WASHINGTON -- Ryan Zimmerman is getting accustomed to coming to the plate with the game on the line.
"I guess it's pretty easy to get excited and swing at a pitch you don't want to, or maybe swing at a pitch you can't do anything with," said Zimmerman, who is tied with Minnesota's Justin Morneau for the most game-winning hits over that span.
"The biggest thing is to stay relaxed and put the pressure on them."
Pinch-hitter Tony Batista, Washington's last available position player, led off the inning with a single off Ryan Franklin (4-1). Felipe Lopez hit into a force play before Ronnie Belliard singled. Zimmerman then lined a 1-1 pitch to left field, scoring Lopez from second.
"I knew I was up fourth, so if I was up fourth, you know somebody's going to be on base, Zimmerman said. "You think about it the whole inning, and even the inning before."
Chad Cordero (2-2), the fourth Nationals pitcher of the game, threw a scoreless ninth to earn the win. It is Washington's first four-game winning streak since May 22-25.
"He has done some dramatic stuff since he's been up here," Nationals manager Manny Acta said of his slugging third baseman. "He doesn't get rattled."
Franklin was philosophical about his first loss since last Aug. 29.
"I made my pitch and he hit it in the hole," Franklin said. "Not much I can do about that."
The Nationals took a 2-1 lead in the seventh, when Brian Schneider singled off Kip Wells. Ryan Langerhans came on to pinch run, and Nook Logan followed with a bunt single and D'Angelo Jimenez walked to load the bases. Wells gave way to Russ Springer, who retired Lopez before Belliard lofted a sacrifice fly to right.
St. Louis tied the game in the eighth on consecutive singles by Juan Encarnacion, Adam Kennedy and Yadier Molina off Jon Rauch.
Wells, who exited after throwing 116 pitches, has won just once in his last nine starts. But he pitched well enough to win this one, allowing two runs and six hits in six-plus innings.
He singled in his first two at-bats, raising his average to .308. In his first trip to the plate, with two on and two outs in the second, he stretched out an eight-pitch at-bat before lining Tim Redding's 3-2 pitch to right, driving in the game's first run.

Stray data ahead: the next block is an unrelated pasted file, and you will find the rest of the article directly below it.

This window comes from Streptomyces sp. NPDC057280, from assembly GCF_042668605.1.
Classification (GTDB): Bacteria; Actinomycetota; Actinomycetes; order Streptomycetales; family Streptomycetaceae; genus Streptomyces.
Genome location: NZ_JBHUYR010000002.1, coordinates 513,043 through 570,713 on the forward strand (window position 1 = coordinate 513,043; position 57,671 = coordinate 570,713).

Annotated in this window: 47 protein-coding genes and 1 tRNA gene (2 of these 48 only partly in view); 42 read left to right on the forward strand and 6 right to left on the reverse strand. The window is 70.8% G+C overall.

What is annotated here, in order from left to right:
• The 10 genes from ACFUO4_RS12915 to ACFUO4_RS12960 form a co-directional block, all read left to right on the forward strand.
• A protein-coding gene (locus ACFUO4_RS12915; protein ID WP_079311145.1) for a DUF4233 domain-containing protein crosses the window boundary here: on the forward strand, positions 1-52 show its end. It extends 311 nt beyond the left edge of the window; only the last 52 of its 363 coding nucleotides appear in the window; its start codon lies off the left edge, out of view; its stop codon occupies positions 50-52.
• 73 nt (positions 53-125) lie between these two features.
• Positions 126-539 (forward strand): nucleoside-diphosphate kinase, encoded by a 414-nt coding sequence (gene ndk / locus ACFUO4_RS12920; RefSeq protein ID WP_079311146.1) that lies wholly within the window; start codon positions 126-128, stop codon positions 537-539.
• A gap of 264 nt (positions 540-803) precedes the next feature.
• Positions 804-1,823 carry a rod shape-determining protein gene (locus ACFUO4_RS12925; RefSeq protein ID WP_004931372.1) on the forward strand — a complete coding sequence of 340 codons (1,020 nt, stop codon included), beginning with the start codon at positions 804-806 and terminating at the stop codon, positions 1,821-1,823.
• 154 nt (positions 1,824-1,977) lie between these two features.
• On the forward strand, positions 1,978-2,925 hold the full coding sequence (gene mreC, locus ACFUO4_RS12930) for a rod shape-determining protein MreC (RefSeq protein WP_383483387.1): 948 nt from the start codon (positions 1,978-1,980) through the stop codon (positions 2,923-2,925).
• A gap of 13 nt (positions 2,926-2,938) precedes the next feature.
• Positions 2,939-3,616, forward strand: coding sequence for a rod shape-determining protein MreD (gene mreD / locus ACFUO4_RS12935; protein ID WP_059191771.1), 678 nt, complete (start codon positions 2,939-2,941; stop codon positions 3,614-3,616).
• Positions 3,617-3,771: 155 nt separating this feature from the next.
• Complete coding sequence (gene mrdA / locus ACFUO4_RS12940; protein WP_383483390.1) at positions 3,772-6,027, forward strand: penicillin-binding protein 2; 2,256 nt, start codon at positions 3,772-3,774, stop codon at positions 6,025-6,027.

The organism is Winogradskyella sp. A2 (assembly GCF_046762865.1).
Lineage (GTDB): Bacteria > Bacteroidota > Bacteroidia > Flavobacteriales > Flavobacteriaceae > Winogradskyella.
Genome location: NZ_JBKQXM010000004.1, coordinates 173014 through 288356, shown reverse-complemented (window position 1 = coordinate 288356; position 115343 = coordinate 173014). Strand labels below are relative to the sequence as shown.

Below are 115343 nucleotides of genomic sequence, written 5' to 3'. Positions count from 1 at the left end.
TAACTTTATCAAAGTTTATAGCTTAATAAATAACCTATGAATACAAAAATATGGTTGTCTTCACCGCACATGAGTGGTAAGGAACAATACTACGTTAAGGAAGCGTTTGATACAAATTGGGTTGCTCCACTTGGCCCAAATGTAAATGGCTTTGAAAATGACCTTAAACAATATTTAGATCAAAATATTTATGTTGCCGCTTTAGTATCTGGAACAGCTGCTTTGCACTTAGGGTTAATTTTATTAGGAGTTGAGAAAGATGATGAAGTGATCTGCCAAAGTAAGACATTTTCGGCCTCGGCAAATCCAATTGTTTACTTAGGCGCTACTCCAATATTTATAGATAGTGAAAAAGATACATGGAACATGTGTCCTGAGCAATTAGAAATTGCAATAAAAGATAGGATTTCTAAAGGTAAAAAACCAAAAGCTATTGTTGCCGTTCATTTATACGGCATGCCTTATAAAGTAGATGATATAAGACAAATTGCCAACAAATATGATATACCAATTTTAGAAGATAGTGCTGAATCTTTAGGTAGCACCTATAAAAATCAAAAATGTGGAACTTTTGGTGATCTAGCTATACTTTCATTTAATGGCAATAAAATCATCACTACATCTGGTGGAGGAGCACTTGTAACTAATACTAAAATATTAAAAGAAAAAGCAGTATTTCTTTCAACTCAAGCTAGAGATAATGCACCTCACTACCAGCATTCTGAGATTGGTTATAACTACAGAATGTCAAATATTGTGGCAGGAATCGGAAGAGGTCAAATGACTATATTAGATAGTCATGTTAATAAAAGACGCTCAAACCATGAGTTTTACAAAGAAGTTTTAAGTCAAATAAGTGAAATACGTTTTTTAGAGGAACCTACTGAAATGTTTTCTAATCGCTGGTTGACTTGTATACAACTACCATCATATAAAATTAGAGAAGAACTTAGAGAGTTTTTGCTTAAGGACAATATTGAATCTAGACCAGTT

The Cardinals left 12 runners on base, frustrating manager Tony La Russa.
"You've got to have productive at-bats. We had some chances," La Russa said. "We have a good offense and we should be doing more."
Wells got out of a bases-loaded situation in the first by striking out Ryan Church on a 79 mph curveball, and wound up taking a shutout into the fifth.
That's when Washington tied the game. Redding reached on a fielder's choice, took second on a wild pitch and scored on Lopez's double into the left-field corner on a full count.
In the sixth, Wells walked Austin Kearns to put runners on the corners with one out. After a visit from pitching coach Dave Duncan, he got Church to ground into an inning-ending 4-6-3 double play.
Tiring on a muggy, 79-degree evening, Redding bounced his 102nd pitch in front of the plate in the seventh. He did get Wells to ground out, but then walked David Eckstein on four pitches and was removed.
Redding went 6 1/3 innings, allowing one run and seven hits. He walked two and tied a career high with eight strikeouts, including Albert Pujols twice.
A 10-year-old boy sitting in the fourth row behind the visiting dugout was hit in the head by a bat when it sailed out of Church's hands on a swing in the fourth inning. The boy was bleeding and carried out of the stands, but the Nationals said later he was OK. ... Logan's diving catch of a sinking liner robbed Eckstein of a hit leading off the game. ... Langerhans' eighth-inning single broke an 0-for-18 slump.